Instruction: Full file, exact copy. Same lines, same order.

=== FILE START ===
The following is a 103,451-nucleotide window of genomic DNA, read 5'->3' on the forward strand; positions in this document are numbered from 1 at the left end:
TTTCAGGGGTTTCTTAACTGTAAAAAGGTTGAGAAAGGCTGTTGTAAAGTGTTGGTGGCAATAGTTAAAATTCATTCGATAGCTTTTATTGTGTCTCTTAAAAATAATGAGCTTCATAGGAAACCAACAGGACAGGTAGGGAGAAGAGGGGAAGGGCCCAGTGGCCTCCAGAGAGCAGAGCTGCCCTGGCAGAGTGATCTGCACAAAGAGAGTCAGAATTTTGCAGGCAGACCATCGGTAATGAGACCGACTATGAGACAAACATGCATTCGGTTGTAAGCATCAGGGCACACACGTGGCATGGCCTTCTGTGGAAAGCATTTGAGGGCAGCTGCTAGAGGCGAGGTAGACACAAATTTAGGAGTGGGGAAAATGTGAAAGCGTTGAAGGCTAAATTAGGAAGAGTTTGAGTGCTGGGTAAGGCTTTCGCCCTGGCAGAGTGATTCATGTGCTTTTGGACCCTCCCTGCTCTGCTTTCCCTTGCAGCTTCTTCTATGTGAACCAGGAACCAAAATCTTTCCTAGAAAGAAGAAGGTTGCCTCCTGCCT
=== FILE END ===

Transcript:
The following is a 103,451-nucleotide window of genomic DNA, read 5'->3' on the forward strand; positions in this document are numbered from 1 at the left end:
TTTCAGGGGTTTCTTAACTGTAAAAAGGTTGAGAAAGGCTGTTGTAAAGTGTTGGTGGCAATAGTTAAAATTCATTCGATAGCTTTTATTGTGTCTCTTAAAAATAATGAGCTTCATAGGAAACCAACAGGACAGGTAGGGAGAAGAGGGGAAGGGCCCAGTGGCCTCCAGAGAGCAGAGCTGCCCTGGCAGAGTGATCTGCACAAAGAGAGTCAGAATTTTGCAGGCAGACCATCGGTAATGAGACCGACTATGAGACAAACATGCATTCGGTTGTAAGCATCAGGGCACACACGTGGCATGGCCTTCTGTGGAAAGCATTTGAGGGCAGCTGCTAGAGGCGAGGTAGACACAAATTTAGGAGTGGGGAAAATGTGAAAGCGTTGAAGGCTAAATTAGGAAGAGTTTGAGTGCTGGGTAAGGCTTTCGCCCTGGCAGAGTGATTCATGTGCTTTTGGACCCTCCCTGCTCTGCTTTCCCTTGCAGCTTCTTCTATGTGAACCAGGAACCAAAATCTTTCCTAGAAAGAAGAAGGTTGCCTCCTGCCT